John Bramwell brought his socially-distanced tour to the familiar surroundings of the Rose And Monkey's beer garden on Sunday afternoon with a mix of old I Am Kloot favourites and tracks taken from his new Full Harmonic Convergence project. Accompanied by HJM (Harriet) Bradshaw on cello and supported by her own six-song set, John delighted an audience full of familiar faces.
Harriet has been playing with John on and off for many years now and started her own solo career earlier this year with her debut single Mermaids And Pondskaters. She moves between acoustic guitar and piano across her six song set which starts with the aforementioned single and which also features a song You're where she wrote music to a Sylvia Plath poem. Still a little nervous performing on her own, her calm unflustered demeanour that she displays when playing with John does desert her at times, particularly when she sings prat instead of sprat during You're and has to stop herself to correct. She's in the right place for this though as the crowd are both supportive and appreciative of both the quality of her songs and her vocal delivery, which many wouldn't have previously experienced even if long-term followers of John.
Having seen John dozens of times over the years, both as a solo artist, with I Am Kloot and with various combinations of his Full Harmonic Convergence, this is the first time we've seen him in a duo with Harriet who joins him on stage on cello for all but the first four songs of his second performance of the day.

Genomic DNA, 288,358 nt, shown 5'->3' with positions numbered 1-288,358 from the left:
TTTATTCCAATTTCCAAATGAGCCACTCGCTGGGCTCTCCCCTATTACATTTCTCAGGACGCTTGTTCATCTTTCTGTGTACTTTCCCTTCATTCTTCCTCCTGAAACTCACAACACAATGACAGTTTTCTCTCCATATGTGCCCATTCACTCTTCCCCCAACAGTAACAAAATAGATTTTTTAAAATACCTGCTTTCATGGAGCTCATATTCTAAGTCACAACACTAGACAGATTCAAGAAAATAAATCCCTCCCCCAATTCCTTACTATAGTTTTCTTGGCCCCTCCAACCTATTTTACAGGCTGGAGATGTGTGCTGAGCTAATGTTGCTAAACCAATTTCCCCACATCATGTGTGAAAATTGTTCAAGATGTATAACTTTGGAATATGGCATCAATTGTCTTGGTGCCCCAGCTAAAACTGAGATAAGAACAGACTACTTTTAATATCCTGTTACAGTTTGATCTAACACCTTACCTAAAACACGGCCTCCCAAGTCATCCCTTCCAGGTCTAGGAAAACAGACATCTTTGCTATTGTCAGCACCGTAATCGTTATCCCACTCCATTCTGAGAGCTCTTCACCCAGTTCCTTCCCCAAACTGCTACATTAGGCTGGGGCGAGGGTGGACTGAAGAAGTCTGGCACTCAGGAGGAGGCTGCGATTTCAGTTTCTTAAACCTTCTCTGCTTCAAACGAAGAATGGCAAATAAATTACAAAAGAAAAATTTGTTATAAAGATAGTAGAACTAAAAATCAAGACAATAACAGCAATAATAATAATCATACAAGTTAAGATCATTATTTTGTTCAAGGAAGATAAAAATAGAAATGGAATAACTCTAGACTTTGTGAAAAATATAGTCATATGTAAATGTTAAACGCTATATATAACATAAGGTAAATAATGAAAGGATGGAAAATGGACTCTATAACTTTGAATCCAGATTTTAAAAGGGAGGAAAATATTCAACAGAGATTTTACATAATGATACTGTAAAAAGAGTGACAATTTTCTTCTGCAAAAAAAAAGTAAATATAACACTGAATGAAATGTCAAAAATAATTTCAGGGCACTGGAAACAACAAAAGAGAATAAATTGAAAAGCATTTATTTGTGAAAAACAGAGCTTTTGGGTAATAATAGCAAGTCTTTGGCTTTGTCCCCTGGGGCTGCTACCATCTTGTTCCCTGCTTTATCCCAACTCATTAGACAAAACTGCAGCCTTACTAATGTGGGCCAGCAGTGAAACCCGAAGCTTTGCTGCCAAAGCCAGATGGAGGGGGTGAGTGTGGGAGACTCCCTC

You do know roughly, and that word's chosen deliberately, what you're going to get with a John Bramwell live show. There's a sense of chaos from the opening moments where he's deciding which guitar he's going to start off with, his joke about writing down a setlist and then putting it down and not being able to read it (which he says he gets complaints if he doesn't tell, and you suspect that might actually be the case), joking with members of the audience about interpretative dance and the bar staff as they respectfully as possible do their difficult job around the set and generally taking the mickey out of himself and anyone who's brave (or stupid) enough to raise their voice with off-the-cuff remarks alongside some old favourites.
The connection he makes with the audience though means he could be forgiven anything. Not that there is anything to be forgiven; quite the contrary with a set of some of the finest songwriting to ever come out of this city. Songs that are often simple in their structure, although as he points out after opener Bigger Wheels not always, but with lyrics that speak to those of us who've grown up (or not, given some of the conversation) in the same places and at the same time that inspired them. Drinking and disaster, a catchphrase that still follows him around, sit dead centre in many, but they delivered with an unerring ability to capture something relatable - whether it be going back two decades to the tracks from I Am Kloot's debut to Before The Lights Went Out, a song so new it was written too late for the Full Harmonic Convergence's forthcoming album.
As is tradition, John finishes on crowd favourites Northern Skies and Proof and we all sing along in unison as if we'd written the words ourselves. We couldn't have written something so poetically beautiful of course, but then whilst we have John Harold Arnold Bramwell on our side we have someone to tell our side of the story for us.
John played Bigger Wheels, Mouth On Me, No Fear Of Falling, From Your Favourite Sky, The Same Deep Water As Me, 86 TVs, Bullets, Before The Lights Went Out, Days Go By, To The Brink, I Am The Sky, Time's Arrow, Northern Skies and Proof.